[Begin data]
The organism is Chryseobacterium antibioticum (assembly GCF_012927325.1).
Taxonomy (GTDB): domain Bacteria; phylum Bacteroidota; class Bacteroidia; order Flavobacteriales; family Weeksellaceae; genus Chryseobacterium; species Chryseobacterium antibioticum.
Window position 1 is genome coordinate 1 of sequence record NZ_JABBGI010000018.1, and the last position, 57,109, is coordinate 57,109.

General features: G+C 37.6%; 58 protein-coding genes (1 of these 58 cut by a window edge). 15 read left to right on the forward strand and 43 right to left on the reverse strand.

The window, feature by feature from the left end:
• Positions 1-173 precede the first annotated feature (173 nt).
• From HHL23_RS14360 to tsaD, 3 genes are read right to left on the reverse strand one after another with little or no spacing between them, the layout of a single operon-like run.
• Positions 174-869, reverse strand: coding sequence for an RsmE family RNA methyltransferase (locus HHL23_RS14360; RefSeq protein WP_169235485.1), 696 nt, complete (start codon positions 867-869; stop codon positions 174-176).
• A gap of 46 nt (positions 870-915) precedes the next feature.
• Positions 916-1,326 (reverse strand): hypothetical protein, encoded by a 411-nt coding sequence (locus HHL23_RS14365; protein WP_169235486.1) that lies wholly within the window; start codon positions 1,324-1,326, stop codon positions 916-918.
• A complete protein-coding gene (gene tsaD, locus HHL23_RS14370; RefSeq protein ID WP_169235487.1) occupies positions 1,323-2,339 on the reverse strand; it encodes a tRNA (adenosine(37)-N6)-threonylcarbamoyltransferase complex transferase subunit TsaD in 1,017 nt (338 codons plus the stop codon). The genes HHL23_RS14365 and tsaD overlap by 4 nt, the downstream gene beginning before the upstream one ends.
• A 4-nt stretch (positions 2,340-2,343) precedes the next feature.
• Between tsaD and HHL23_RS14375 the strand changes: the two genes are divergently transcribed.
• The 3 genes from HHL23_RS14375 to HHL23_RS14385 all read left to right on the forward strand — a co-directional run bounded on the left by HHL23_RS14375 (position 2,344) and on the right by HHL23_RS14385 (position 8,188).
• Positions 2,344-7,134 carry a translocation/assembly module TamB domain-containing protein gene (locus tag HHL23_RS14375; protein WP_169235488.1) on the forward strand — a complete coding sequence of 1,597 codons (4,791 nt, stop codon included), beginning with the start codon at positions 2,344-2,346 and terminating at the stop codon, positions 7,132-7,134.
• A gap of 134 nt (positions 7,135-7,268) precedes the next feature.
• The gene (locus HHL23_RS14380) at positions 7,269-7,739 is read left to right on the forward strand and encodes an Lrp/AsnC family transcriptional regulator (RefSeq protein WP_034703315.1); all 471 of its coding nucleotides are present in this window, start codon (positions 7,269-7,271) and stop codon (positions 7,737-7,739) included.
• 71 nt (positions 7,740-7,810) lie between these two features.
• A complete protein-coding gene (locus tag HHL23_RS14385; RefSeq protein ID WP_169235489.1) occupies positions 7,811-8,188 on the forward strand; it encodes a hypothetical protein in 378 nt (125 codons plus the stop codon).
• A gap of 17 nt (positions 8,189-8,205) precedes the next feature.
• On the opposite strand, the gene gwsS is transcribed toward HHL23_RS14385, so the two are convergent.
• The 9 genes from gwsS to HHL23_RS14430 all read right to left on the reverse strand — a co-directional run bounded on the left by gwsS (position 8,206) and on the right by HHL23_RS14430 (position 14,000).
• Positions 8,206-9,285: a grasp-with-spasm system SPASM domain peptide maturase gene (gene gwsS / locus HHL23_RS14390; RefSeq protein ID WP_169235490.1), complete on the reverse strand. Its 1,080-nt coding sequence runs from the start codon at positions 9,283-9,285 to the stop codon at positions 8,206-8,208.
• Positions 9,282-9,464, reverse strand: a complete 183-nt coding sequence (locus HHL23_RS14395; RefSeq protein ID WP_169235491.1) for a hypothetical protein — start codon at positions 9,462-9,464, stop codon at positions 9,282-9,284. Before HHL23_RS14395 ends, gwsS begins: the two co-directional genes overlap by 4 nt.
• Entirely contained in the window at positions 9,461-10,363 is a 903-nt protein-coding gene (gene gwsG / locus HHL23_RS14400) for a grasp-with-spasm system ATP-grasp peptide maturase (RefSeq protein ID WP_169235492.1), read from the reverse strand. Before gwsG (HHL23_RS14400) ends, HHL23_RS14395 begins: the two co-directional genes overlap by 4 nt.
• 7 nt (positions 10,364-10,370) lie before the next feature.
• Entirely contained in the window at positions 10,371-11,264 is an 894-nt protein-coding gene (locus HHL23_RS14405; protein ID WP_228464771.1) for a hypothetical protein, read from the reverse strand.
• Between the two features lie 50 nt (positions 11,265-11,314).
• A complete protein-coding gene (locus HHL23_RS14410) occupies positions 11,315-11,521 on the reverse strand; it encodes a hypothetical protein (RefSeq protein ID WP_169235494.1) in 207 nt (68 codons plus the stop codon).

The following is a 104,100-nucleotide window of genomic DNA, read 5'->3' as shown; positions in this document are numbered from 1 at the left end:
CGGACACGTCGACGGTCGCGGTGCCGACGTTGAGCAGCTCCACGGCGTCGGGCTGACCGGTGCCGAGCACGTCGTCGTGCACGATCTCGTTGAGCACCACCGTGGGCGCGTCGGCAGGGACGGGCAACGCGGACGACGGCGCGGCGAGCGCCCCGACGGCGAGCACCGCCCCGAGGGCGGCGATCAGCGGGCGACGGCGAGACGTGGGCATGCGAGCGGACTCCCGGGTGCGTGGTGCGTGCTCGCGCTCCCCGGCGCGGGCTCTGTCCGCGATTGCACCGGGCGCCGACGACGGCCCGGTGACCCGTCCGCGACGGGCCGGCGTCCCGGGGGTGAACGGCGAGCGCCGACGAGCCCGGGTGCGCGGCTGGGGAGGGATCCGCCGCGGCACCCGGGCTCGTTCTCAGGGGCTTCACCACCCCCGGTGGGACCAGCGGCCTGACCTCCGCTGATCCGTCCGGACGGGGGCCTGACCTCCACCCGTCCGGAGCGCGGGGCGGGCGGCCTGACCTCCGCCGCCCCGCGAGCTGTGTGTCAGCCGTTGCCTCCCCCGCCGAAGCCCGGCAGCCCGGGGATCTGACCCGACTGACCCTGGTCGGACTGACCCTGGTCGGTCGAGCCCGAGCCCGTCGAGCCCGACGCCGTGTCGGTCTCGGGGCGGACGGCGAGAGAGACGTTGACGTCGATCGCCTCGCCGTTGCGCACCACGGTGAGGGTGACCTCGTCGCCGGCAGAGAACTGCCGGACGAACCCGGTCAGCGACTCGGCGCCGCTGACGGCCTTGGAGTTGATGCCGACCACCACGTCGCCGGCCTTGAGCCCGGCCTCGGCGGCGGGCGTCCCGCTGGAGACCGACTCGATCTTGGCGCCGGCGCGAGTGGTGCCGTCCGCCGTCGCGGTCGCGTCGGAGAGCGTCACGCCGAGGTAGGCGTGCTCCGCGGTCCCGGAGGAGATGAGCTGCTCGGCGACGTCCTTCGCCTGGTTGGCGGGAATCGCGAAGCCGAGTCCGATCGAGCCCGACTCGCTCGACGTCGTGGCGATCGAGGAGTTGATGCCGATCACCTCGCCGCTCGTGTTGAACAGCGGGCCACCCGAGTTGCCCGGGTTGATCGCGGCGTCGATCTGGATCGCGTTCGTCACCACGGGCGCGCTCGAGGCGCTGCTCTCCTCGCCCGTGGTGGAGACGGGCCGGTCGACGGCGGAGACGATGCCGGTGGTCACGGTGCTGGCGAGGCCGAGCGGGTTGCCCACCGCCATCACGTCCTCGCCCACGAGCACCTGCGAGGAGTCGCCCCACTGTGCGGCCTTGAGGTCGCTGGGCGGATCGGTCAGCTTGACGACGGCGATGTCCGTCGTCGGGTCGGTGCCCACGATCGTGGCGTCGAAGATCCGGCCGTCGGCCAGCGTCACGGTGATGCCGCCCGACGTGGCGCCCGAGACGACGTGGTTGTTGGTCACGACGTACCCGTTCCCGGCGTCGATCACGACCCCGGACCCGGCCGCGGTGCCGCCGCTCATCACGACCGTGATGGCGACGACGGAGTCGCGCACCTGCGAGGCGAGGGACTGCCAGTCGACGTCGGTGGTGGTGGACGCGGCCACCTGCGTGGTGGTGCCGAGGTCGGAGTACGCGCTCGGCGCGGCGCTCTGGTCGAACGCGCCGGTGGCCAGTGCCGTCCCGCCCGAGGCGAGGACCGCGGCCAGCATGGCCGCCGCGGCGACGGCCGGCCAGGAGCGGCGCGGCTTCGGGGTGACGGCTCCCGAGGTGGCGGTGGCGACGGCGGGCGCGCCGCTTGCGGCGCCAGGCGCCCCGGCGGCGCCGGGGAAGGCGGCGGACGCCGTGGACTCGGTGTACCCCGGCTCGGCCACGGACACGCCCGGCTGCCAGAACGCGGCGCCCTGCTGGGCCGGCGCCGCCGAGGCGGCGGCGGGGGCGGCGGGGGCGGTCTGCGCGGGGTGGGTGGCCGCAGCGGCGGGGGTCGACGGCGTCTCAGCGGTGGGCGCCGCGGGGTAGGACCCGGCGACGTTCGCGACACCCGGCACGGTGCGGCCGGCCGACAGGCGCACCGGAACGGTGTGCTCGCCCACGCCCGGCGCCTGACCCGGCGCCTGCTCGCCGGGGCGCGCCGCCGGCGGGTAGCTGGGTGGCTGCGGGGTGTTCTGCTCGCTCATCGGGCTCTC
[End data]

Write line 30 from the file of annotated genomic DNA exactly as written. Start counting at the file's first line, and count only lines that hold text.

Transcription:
The following is a 104,100-nucleotide window of genomic DNA, read 5'->3' as shown; positions in this document are numbered from 1 at the left end: